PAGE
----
Feline canines: community-wide character displacement among the small cats of Israel

T. Dayan, D. Simberloff, E. Tchernov, Y. Yom-Tov

Research output: Contribution to journalArticlepeer-review


Each of the 3 sympatric, syntopic small cat species of Israel (wildcat Felis silvestris, caracal F. caracal and jungle cat F. chaus) is strongly sexually dimorphic. Thus, if each sex is veiwed as morphologically distinct, as a "morphospecies', there are 6 morphospecies potentially competing with one another. The mean canine diameters of these morphospecies are remarkably evenly spaced on a log-scaled line (the size ratios between adjacent morphospecies in a size ranking are suprisingly equal). Condylobasal lengths show no such pattern. The same 3 species occupy a narrow band from the Nile delta to NW India. It is a tenable hypothesis that intra- and interspecific competition for food has selected for equal canine size ratios and also for a decrease in the sizes of Sind animals relative to Israeli conspecifics. By such a hypothesis, larger teeth are used to kill larger prey, on average. An alternative hypothesis would entail ethological interactions mediated by canine display or use in fighting, both intra- and interspecifically. Such interactions are plausible and could contribute to a pattern of displacement. -from Authors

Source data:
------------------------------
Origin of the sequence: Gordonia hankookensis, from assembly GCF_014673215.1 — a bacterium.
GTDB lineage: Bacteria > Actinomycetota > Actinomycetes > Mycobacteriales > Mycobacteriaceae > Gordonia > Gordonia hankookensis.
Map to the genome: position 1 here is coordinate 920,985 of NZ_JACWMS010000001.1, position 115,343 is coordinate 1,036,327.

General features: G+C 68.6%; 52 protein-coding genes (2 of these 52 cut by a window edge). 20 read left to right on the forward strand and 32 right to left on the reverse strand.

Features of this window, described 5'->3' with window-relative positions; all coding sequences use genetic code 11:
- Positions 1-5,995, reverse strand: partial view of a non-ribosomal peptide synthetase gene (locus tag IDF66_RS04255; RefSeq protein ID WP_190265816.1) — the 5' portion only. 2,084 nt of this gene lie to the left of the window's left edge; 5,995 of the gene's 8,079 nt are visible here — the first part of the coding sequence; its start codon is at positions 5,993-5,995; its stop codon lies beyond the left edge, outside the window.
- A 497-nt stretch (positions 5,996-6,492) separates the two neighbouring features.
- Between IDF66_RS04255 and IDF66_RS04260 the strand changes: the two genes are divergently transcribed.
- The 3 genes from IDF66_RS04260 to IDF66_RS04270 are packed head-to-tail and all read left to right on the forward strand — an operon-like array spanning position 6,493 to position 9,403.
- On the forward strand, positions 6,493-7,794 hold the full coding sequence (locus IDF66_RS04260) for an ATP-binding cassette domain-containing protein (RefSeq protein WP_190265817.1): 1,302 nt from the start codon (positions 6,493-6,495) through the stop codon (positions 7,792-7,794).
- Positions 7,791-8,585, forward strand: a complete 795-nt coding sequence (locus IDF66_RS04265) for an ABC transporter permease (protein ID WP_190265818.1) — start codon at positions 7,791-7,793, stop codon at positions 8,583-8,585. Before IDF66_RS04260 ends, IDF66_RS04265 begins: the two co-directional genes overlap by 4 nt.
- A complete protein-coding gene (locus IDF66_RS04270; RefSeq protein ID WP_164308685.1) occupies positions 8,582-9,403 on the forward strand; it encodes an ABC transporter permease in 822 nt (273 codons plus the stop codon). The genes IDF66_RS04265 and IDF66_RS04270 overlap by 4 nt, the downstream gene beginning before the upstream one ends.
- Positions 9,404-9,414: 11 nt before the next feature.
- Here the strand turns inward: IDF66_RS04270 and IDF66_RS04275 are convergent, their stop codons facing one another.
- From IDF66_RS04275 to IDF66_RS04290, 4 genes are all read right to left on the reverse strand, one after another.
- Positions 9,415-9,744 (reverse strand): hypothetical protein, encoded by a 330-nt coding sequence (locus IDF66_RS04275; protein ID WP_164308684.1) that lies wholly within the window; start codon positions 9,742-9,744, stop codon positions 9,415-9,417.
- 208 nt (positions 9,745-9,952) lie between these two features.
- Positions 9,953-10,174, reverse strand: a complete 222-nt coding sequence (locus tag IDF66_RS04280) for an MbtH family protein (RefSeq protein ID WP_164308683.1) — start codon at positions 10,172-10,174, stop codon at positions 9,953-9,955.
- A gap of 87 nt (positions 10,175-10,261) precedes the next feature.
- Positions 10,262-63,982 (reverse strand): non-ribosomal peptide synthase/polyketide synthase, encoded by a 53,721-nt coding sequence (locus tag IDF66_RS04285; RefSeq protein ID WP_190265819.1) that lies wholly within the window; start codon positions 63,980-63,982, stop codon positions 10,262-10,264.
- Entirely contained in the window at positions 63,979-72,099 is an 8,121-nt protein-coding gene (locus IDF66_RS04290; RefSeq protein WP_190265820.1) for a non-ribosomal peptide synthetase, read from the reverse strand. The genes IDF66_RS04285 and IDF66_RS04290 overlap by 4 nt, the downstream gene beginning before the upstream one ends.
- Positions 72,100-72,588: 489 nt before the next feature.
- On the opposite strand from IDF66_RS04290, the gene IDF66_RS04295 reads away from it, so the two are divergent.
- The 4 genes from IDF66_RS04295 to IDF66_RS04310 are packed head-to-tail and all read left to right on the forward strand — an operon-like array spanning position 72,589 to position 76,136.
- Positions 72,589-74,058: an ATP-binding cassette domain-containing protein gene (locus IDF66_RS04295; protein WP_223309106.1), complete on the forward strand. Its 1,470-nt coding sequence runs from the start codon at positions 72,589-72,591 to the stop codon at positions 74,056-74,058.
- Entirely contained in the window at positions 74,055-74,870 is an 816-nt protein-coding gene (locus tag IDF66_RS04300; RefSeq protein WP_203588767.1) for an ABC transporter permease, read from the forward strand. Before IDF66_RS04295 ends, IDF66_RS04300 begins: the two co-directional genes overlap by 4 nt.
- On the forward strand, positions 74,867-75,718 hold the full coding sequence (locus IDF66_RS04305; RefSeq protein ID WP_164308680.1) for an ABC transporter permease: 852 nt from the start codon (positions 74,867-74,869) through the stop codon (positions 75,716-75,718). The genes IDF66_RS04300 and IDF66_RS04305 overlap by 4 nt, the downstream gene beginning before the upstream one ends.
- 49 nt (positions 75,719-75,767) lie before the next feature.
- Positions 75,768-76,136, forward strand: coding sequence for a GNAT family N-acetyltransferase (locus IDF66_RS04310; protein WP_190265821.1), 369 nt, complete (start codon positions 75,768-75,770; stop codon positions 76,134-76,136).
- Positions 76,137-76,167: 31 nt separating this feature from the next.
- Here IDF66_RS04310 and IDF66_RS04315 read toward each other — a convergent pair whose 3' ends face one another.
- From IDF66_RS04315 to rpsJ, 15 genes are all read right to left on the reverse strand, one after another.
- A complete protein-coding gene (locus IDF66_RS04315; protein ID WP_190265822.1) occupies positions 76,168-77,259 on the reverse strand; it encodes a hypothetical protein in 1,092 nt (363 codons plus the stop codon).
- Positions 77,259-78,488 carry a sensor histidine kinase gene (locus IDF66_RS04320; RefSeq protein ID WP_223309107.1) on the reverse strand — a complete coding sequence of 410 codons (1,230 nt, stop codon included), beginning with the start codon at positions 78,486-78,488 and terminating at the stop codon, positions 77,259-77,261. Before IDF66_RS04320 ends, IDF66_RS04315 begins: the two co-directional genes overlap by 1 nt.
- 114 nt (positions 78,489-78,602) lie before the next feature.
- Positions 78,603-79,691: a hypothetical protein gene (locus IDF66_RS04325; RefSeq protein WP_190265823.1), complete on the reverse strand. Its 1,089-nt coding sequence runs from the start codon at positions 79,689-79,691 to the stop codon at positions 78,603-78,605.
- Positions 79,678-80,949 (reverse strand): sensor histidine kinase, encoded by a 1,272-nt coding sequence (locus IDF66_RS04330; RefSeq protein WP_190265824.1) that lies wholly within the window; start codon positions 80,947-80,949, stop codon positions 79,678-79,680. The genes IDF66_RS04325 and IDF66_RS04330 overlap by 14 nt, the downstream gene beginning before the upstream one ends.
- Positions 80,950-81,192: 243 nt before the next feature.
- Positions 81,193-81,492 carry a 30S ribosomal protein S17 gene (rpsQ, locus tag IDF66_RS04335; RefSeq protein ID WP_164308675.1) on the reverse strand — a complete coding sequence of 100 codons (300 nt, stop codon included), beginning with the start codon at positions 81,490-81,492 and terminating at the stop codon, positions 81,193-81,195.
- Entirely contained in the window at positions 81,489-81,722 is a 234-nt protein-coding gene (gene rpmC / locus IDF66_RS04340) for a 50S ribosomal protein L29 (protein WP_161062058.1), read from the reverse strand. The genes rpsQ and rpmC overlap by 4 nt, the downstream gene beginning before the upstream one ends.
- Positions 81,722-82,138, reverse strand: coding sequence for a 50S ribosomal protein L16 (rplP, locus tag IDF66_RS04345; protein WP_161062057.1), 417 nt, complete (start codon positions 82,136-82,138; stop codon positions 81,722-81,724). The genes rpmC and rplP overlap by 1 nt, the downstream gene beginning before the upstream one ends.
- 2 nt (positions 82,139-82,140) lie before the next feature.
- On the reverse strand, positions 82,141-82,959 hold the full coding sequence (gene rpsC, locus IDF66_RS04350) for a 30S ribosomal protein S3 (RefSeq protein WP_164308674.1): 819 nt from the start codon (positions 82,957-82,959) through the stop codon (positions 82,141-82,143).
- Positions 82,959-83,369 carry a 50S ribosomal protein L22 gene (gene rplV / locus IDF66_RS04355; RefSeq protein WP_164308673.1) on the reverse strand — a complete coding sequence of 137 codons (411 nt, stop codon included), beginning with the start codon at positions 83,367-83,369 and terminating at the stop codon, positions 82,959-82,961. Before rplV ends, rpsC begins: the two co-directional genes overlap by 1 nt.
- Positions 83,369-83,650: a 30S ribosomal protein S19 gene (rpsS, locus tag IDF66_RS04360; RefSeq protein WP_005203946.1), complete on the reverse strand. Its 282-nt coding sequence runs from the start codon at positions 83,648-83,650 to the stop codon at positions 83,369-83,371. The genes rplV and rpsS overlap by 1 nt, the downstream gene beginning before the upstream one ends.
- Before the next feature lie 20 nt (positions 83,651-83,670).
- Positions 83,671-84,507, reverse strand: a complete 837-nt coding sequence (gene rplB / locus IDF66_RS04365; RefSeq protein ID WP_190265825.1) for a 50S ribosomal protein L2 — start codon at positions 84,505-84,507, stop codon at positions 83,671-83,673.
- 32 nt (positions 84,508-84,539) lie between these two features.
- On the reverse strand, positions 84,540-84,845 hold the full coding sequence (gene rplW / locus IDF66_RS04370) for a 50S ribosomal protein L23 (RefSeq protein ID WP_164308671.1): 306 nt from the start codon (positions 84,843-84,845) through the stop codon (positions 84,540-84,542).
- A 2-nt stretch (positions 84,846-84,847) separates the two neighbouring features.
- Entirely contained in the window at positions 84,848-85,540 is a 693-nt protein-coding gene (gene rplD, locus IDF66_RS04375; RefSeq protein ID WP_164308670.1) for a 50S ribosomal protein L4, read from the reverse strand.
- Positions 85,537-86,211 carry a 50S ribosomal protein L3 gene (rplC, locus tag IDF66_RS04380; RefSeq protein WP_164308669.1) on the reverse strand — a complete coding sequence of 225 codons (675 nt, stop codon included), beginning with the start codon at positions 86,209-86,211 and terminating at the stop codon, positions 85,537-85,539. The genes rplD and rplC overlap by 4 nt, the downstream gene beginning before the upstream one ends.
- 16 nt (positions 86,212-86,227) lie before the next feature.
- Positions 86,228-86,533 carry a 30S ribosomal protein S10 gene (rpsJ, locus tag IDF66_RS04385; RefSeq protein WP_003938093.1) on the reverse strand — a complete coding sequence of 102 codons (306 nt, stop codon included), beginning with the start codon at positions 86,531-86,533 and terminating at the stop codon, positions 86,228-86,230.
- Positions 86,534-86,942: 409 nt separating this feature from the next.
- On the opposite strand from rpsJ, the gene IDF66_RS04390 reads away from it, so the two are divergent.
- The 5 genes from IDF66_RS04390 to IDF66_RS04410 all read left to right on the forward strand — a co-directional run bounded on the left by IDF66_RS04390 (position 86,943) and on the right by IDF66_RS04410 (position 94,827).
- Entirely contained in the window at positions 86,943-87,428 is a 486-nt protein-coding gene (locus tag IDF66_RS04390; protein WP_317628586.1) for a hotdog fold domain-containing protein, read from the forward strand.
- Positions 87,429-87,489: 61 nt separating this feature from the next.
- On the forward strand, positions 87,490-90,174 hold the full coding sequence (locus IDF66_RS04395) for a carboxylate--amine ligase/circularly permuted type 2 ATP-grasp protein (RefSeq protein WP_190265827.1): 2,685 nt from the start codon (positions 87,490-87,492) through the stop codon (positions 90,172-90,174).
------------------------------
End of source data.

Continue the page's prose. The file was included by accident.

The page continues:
Original languageEnglish
Pages (from-to)39-60
Number of pages22
JournalAmerican Naturalist
Issue number1
StatePublished - 1990


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